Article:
Designed to get away from it all, the rear cargo area features a 12-volt power outlet, rear cargo hooks, a cargo cover and heavy-duty storage tray. The new headlights shut down automatically when the ignition is turned off to prevent battery drain. Remote keyless entry, one of those addictive features we wonder how we ever did without, is a worthwhile $225 option.
Standard safety features include airbags, side-impact door beams, collapsible steering column, four-channel ABS, front and rear three-point manual seatbelts and child safety locks on the rear doors. Our test model came with optional cruise control ($357), and a CD player ($420).
The Outback Sport has always been a lot of fun to drive, and we found the new engine and transmission added to its motivation. We drove it down twisting roads in Utah's Bryce Canyon, across the flat, four-lane stretches of the Southwest, over icy mountain roads in New England, and raced around an autocross course with water hazards and sand traps. Through it all,the Outback Sport provide superb braking and handling, while its growling boxer engine delivered good acceleration performance.
Under normal conditions, the power from Subaru's horizontally opposed boxer engine is directed to all four wheels. But when traction is lost, power is sent to the wheels with the most available traction. This system reduces the chance of getting stuck, but it also dramatically improves handling by distributing traction to the appropriate tires. It's easy to drive in bad conditions and offers excellent handling in good conditions.
Subaru's 2.2-liter flat four-cylinder engine spins out 142 horsepower at 5600 rpm, a slight increase over last year owed to an upgraded fuel-injection system. The revised fuel-injection system improves driveability at low engine speeds, making the Outback Sport more enjoyable around town. It also reduces emissions.
The Outback Sport accelerates quickly off the line yet has plenty of power throughout the range, which makes passing a breeze. A redesigned, electronically controlled four-speed automatic is available for $800. But we prefer the sporty fully synchronized five-speed manual gearbox, which provides better performance and fuel economy; it has been upgraded this year for smoother shifting performance.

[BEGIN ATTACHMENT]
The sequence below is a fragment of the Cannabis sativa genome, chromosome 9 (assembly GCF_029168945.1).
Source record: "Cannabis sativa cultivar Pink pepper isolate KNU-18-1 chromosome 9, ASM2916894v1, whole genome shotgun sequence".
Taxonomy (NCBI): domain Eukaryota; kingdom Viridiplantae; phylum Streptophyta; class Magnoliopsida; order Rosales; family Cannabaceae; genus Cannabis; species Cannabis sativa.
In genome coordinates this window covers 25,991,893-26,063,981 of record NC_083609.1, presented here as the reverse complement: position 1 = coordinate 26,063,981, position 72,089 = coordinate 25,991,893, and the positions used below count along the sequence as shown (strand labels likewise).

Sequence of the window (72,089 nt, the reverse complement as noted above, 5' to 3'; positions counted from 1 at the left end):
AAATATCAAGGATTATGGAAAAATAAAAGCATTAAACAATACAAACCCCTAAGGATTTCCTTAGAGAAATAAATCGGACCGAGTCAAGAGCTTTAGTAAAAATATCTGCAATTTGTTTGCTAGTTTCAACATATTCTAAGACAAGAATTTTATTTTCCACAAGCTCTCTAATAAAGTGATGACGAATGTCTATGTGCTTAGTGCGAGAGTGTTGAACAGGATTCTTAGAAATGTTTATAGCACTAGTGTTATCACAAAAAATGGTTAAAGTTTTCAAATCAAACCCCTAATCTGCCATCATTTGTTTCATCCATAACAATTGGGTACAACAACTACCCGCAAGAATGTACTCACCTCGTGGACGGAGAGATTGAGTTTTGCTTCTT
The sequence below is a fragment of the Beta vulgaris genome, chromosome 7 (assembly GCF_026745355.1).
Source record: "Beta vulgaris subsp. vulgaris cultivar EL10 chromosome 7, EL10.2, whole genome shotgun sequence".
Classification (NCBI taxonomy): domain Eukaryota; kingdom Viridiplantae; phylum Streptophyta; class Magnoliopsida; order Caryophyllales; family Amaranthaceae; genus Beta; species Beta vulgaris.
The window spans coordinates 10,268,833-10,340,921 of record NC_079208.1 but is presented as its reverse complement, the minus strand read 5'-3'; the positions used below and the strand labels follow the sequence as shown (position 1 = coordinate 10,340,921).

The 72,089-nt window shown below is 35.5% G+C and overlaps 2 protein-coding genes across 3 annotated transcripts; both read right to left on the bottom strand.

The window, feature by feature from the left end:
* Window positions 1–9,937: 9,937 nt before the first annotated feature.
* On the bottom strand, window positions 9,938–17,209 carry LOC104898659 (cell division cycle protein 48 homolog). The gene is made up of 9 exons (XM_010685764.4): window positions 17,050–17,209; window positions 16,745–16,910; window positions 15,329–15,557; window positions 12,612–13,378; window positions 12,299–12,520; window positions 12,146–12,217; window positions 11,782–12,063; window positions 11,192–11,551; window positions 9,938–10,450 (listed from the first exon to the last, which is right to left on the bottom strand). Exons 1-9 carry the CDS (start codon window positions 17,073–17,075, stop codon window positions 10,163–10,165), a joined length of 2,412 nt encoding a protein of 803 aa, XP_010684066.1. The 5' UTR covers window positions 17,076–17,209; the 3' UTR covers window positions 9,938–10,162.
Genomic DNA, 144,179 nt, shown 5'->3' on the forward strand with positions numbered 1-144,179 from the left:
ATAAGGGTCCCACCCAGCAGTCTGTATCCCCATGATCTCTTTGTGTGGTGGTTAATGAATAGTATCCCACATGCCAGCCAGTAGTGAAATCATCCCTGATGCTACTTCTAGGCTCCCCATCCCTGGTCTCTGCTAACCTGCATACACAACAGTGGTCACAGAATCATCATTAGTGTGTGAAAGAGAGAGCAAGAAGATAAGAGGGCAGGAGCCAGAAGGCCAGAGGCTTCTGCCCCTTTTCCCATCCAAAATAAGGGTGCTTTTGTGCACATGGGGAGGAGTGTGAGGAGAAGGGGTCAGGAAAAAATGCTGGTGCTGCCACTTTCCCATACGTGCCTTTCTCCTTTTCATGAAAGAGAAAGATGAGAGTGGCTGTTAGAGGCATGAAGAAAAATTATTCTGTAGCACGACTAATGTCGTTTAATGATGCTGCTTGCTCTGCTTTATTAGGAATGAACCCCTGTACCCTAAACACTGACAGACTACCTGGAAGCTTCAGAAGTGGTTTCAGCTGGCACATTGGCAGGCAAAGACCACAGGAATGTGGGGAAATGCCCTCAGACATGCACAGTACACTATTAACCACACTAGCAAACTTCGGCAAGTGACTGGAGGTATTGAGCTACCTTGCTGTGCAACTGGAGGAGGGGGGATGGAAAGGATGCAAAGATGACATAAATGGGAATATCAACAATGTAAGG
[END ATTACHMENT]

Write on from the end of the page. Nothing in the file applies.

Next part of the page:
Much of the Outback Sport's handling performance comes from lessons Subaru learned on the rally circuit. A combination of soft springs, stiff shocks, and long suspension travel keep all four wheels planted on the ground when driving quickly around bumpy corners, a huge benefit on paved and dirt roads. This long-stroke, four-wheel independent MacPherson strut suspension, along with Subaru's boxer engine and grapefruit-size center differential increase ground clearance without raising the car up in the air. The center of gravity remains low for excellent cornering performance, while the ground clearance is beneficial in snow and on unpaved logging trails.
We found the Outback Sport highly capable in all types of on-road driving conditions. On dirt roads, it handles extremely well and is a lot of fun to drive. It does a great job getting to favorite trout streams, but it's no Jeep Wrangler for extreme off-roading. Tackling the Rubicon Trail is not a good idea without skid plates and a low-range set of gears. But the Outback Sport runs away from off-road vehicles on twisty dirt roads, just like in the Crocodile Dundee commercials. The power-assisted rack-and-pinion steering is precise in corners, while power-assisted four-channel anti-lock brakes do a good job of slowing things down with minimal drama.
The Outback Sport is in a class by itself, a four-door wagon with rally-inspired handling. It's extremely practical, yet offers sporty performance. All-wheel drive, a well-engineered four-wheel independent suspension and a generous ground clearance provide excellent dirt road capability.
It is truly a sports car for the Outback and pricing, for the most part, has remained at 1998 levels.
Options As Tested
Remote keyless entry, cruise control, CD player, alloy wheels, fog lamps, floor mats.